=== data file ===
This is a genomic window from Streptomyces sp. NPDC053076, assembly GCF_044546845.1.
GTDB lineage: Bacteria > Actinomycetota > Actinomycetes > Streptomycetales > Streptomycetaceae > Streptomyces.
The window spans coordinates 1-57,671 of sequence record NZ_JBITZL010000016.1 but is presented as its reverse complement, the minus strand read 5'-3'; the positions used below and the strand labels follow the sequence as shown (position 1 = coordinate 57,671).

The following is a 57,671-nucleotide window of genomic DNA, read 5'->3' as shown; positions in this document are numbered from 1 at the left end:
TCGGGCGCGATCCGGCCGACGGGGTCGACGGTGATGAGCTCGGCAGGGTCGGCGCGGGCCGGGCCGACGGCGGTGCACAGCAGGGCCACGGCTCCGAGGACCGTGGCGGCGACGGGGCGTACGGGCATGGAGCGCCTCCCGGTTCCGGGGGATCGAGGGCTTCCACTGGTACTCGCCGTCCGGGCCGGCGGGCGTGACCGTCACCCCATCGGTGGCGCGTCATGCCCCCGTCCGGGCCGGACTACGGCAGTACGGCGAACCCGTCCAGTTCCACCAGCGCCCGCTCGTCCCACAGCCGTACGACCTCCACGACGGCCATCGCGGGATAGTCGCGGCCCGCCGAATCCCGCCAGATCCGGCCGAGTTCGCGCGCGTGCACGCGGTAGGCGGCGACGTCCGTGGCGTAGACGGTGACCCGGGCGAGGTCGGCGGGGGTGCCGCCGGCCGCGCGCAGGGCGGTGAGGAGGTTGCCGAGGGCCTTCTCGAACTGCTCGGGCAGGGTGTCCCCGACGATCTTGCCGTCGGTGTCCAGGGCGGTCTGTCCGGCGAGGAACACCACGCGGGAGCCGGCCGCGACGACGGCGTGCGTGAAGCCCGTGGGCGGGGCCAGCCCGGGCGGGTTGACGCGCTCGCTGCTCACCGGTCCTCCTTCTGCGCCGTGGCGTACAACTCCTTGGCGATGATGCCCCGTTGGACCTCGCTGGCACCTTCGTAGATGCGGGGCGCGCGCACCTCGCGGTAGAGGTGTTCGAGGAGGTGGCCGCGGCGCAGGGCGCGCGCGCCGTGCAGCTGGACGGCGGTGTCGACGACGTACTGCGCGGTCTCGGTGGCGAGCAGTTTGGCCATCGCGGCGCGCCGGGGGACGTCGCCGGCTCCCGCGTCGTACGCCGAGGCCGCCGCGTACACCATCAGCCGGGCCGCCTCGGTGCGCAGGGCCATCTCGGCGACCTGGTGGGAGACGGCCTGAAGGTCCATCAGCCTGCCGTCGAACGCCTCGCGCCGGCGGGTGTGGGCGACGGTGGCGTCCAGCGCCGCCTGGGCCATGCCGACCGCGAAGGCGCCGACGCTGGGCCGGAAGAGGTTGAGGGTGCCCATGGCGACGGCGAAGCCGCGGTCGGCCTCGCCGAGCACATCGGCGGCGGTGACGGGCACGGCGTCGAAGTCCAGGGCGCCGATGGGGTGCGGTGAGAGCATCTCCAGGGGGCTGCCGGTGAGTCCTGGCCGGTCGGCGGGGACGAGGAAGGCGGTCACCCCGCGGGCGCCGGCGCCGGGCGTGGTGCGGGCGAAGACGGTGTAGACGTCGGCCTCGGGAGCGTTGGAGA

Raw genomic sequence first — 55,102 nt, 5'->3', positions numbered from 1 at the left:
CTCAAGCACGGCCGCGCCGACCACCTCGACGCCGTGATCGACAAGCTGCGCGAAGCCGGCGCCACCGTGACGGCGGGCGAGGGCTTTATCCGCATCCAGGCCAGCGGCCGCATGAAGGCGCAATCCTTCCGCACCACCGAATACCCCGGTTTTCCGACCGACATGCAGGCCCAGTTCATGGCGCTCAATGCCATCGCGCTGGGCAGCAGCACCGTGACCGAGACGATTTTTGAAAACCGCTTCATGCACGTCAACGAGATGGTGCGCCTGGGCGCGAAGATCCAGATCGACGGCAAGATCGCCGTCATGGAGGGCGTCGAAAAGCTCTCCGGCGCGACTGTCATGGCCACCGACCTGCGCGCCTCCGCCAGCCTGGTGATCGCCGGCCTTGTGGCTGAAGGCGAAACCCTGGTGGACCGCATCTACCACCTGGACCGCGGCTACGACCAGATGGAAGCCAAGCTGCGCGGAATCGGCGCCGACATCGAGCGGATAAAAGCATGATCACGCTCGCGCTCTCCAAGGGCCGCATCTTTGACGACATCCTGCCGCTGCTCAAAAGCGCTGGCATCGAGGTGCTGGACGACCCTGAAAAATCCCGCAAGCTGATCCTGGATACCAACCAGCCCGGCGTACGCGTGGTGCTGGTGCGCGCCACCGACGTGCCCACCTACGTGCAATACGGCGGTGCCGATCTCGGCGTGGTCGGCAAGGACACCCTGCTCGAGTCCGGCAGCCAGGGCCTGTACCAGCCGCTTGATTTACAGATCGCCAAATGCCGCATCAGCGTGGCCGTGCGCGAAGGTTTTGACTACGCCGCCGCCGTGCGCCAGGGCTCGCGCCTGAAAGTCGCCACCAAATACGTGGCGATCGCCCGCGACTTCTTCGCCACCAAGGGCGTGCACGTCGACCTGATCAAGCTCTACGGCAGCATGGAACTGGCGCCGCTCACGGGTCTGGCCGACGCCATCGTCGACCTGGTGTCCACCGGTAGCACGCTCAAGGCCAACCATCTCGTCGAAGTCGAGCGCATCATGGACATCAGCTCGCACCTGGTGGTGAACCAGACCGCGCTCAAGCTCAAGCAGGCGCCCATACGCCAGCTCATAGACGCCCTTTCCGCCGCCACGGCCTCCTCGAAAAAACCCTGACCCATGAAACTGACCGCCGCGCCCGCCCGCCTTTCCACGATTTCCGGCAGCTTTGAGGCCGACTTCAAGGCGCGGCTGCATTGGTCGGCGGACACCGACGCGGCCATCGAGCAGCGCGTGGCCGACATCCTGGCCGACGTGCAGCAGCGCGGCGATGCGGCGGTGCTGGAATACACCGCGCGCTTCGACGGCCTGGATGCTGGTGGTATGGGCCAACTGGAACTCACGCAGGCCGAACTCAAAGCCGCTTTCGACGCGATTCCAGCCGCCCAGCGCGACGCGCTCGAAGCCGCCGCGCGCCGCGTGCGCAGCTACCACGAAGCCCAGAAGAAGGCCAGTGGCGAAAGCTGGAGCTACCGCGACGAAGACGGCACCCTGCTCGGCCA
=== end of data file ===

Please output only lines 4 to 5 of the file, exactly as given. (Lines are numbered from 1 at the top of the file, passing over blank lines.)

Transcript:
The following is a 57,671-nucleotide window of genomic DNA, read 5'->3' as shown; positions in this document are numbered from 1 at the left end:
TCGGGCGCGATCCGGCCGACGGGGTCGACGGTGATGAGCTCGGCAGGGTCGGCGCGGGCCGGGCCGACGGCGGTGCACAGCAGGGCCACGGCTCCGAGGACCGTGGCGGCGACGGGGCGTACGGGCATGGAGCGCCTCCCGGTTCCGGGGGATCGAGGGCTTCCACTGGTACTCGCCGTCCGGGCCGGCGGGCGTGACCGTCACCCCATCGGTGGCGCGTCATGCCCCCGTCCGGGCCGGACTACGGCAGTACGGCGAACCCGTCCAGTTCCACCAGCGCCCGCTCGTCCCACAGCCGTACGACCTCCACGACGGCCATCGCGGGATAGTCGCGGCCCGCCGAATCCCGCCAGATCCGGCCGAGTTCGCGCGCGTGCACGCGGTAGGCGGCGACGTCCGTGGCGTAGACGGTGACCCGGGCGAGGTCGGCGGGGGTGCCGCCGGCCGCGCGCAGGGCGGTGAGGAGGTTGCCGAGGGCCTTCTCGAACTGCTCGGGCAGGGTGTCCCCGACGATCTTGCCGTCGGTGTCCAGGGCGGTCTGTCCGGCGAGGAACACCACGCGGGAGCCGGCCGCGACGACGGCGTGCGTGAAGCCCGTGGGCGGGGCCAGCCCGGGCGGGTTGACGCGCTCGCTGCTCACCGGTCCTCCTTCTGCGCCGTGGCGTACAACTCCTTGGCGATGATGCCCCGTTGGACCTCGCTGGCACCTTCGTAGATGCGGGGCGCGCGCACCTCGCGGTAGAGGTGTTCGAGGAGGTGGCCGCGGCGCAGGGCGCGCGCGCCGTGCAGCTGGACGGCGGTGTCGACGACGTACTGCGCGGTCTCGGTGGCGAGCAGTTTGGCCATCGCGGCGCGCCGGGGGACGTCGCCGGCTCCCGCGTCGTACGCCGAGGCCGCCGCGTACACCATCAGCCGGGCCGCCTCGGTGCGCAGGGCCATCTCGGCGACCTGGTGGGAGACGGCCTGAAGGTCCATCAGCCTGCCGTCGAACGCCTCGCGCCGGCGGGTGTGGGCGACGGTGGCGTCCAGCGCCGCCTGGGCCATGCCGACCGCGAAGGCGCCGACGCTGGGCCGGAAGAGGTTGAGGGTGCCCATGGCGACGGCGAAGCCGCGGTCGGCCTCGCCGAGCACATCGGCGGCGGTGACGGGCACGGCGTCGAAGTCCAGGGCGCCGATGGGGTGCGGTGAGAGCATCTCCAGGGGGCTGCCGGTGAGTCCTGGCCGGTCGGCGGGGACGAGGAAGGCGGTCACCCCGCGGGCGCCGGCGCCGGGCGTGGTGCGGGCGAAGACGGTGTAGACGTCGGCCTCGGGAGCGTTGGAGA